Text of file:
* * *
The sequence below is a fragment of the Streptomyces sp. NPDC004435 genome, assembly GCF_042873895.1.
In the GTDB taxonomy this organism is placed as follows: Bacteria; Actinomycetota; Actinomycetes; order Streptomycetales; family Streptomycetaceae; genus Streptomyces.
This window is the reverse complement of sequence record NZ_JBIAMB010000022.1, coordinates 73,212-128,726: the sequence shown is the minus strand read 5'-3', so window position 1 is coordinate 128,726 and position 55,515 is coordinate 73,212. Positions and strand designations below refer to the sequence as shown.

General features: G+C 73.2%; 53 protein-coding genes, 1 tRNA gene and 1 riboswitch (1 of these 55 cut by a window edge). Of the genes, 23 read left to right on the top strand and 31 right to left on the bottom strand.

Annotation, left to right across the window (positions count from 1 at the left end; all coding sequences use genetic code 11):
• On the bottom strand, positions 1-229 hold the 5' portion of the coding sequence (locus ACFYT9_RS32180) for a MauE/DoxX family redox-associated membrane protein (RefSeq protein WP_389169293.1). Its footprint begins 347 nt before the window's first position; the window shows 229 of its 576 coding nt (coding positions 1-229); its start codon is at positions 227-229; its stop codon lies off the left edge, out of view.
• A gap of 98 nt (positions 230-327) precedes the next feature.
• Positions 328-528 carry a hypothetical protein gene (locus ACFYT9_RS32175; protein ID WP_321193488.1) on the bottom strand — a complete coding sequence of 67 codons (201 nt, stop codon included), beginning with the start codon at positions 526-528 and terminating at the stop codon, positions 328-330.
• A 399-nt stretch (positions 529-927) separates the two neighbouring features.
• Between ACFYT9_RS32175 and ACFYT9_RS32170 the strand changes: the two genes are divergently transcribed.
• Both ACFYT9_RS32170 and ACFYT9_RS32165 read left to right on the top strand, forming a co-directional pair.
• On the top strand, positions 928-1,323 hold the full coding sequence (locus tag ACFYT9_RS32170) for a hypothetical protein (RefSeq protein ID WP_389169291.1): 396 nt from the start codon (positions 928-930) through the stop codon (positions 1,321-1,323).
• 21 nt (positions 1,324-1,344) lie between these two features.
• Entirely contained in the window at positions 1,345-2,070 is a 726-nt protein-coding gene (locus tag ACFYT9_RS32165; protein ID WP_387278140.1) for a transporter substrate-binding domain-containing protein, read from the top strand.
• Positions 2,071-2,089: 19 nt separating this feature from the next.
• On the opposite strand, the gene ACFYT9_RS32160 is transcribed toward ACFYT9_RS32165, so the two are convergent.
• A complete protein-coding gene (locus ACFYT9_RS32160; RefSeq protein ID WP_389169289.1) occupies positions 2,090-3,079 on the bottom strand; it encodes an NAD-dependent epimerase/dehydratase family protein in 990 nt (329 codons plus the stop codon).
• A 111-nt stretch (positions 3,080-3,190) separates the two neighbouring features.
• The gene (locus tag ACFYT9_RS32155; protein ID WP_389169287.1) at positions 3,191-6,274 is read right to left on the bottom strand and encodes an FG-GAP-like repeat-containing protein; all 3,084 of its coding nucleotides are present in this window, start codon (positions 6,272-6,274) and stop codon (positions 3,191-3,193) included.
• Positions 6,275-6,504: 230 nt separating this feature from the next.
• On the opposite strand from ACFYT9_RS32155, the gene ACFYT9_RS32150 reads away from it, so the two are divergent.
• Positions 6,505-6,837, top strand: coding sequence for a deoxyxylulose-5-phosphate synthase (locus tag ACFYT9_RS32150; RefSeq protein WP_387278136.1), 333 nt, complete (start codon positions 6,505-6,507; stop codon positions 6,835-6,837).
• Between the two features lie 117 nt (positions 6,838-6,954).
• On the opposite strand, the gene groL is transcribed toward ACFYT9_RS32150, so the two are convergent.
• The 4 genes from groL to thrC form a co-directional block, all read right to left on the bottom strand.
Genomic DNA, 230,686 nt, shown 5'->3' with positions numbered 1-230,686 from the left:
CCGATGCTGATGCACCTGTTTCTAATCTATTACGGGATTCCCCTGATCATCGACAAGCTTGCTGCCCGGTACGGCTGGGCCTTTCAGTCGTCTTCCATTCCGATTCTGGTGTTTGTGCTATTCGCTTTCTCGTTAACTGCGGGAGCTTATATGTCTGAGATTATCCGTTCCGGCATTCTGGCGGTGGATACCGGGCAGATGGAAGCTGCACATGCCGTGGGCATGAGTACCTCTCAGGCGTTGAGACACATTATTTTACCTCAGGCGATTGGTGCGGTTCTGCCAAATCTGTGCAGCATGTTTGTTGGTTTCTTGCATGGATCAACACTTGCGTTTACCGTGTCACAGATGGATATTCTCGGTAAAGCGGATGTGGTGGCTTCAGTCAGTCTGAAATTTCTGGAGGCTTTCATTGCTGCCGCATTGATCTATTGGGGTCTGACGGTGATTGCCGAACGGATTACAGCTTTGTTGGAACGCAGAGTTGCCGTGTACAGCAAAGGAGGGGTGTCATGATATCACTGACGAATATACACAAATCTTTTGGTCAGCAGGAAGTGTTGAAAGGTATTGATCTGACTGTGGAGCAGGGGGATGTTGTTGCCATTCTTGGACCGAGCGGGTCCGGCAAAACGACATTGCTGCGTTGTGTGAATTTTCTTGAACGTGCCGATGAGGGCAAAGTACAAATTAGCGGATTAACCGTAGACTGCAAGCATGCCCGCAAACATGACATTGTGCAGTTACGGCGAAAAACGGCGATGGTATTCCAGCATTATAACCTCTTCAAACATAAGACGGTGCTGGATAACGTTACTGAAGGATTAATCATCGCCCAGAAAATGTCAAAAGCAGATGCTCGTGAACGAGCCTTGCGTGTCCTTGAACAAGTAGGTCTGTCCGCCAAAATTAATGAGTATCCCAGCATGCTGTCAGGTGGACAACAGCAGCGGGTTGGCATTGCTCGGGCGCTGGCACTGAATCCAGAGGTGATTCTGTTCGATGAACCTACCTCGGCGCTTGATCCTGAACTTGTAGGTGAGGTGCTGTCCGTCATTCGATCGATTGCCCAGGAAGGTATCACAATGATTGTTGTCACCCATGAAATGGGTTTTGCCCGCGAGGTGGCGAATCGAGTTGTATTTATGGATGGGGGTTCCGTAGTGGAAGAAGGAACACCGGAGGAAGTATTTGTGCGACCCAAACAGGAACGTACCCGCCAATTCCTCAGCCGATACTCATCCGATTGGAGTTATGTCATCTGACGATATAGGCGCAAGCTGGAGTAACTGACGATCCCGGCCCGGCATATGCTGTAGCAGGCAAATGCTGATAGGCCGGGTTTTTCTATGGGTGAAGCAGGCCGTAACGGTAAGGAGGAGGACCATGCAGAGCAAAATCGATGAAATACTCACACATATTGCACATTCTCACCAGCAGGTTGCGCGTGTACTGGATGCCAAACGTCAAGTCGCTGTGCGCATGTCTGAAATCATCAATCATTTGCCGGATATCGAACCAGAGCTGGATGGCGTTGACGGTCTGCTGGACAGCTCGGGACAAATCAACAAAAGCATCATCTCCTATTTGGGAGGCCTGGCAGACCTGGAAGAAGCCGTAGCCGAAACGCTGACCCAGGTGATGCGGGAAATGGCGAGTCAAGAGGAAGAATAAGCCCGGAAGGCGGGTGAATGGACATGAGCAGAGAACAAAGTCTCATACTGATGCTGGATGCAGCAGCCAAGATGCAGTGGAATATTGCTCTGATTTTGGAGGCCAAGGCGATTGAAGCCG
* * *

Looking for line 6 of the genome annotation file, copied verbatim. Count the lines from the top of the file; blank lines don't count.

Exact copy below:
• On the bottom strand, positions 1-229 hold the 5' portion of the coding sequence (locus ACFYT9_RS32180) for a MauE/DoxX family redox-associated membrane protein (RefSeq protein WP_389169293.1). Its footprint begins 347 nt before the window's first position; the window shows 229 of its 576 coding nt (coding positions 1-229); its start codon is at positions 227-229; its stop codon lies off the left edge, out of view.